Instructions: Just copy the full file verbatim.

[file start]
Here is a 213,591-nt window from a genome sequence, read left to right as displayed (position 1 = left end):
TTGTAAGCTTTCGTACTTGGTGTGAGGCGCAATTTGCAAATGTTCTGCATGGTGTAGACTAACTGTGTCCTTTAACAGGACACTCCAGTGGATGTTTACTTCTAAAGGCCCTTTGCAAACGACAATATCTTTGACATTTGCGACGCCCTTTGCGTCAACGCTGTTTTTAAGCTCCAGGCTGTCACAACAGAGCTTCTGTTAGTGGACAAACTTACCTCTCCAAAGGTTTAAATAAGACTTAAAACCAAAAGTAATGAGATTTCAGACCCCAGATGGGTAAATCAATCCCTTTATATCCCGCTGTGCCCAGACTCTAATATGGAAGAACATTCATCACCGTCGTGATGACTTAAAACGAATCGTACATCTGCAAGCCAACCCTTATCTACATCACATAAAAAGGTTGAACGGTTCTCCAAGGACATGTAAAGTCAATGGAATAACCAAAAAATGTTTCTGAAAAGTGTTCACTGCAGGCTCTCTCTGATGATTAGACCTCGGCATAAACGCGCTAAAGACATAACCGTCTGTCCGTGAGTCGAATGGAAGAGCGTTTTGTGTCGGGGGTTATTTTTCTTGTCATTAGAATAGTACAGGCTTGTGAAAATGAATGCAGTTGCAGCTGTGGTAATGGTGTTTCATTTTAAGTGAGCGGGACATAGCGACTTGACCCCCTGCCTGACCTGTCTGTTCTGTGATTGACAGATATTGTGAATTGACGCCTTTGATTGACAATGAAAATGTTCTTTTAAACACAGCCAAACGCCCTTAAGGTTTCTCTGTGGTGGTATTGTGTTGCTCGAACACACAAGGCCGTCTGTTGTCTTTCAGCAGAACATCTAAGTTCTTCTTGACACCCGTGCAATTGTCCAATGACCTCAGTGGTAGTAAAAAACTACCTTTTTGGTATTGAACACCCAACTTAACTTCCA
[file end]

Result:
Here is a 213,591-nt window from a genome sequence, read left to right as displayed (position 1 = left end):
TTGTAAGCTTTCGTACTTGGTGTGAGGCGCAATTTGCAAATGTTCTGCATGGTGTAGACTAACTGTGTCCTTTAACAGGACACTCCAGTGGATGTTTACTTCTAAAGGCCCTTTGCAAACGACAATATCTTTGACATTTGCGACGCCCTTTGCGTCAACGCTGTTTTTAAGCTCCAGGCTGTCACAACAGAGCTTCTGTTAGTGGACAAACTTACCTCTCCAAAGGTTTAAATAAGACTTAAAACCAAAAGTAATGAGATTTCAGACCCCAGATGGGTAAATCAATCCCTTTATATCCCGCTGTGCCCAGACTCTAATATGGAAGAACATTCATCACCGTCGTGATGACTTAAAACGAATCGTACATCTGCAAGCCAACCCTTATCTACATCACATAAAAAGGTTGAACGGTTCTCCAAGGACATGTAAAGTCAATGGAATAACCAAAAAATGTTTCTGAAAAGTGTTCACTGCAGGCTCTCTCTGATGATTAGACCTCGGCATAAACGCGCTAAAGACATAACCGTCTGTCCGTGAGTCGAATGGAAGAGCGTTTTGTGTCGGGGGTTATTTTTCTTGTCATTAGAATAGTACAGGCTTGTGAAAATGAATGCAGTTGCAGCTGTGGTAATGGTGTTTCATTTTAAGTGAGCGGGACATAGCGACTTGACCCCCTGCCTGACCTGTCTGTTCTGTGATTGACAGATATTGTGAATTGACGCCTTTGATTGACAATGAAAATGTTCTTTTAAACACAGCCAAACGCCCTTAAGGTTTCTCTGTGGTGGTATTGTGTTGCTCGAACACACAAGGCCGTCTGTTGTCTTTCAGCAGAACATCTAAGTTCTTCTTGACACCCGTGCAATTGTCCAATGACCTCAGTGGTAGTAAAAAACTACCTTTTTGGTATTGAACACCCAACTTAACTTCCA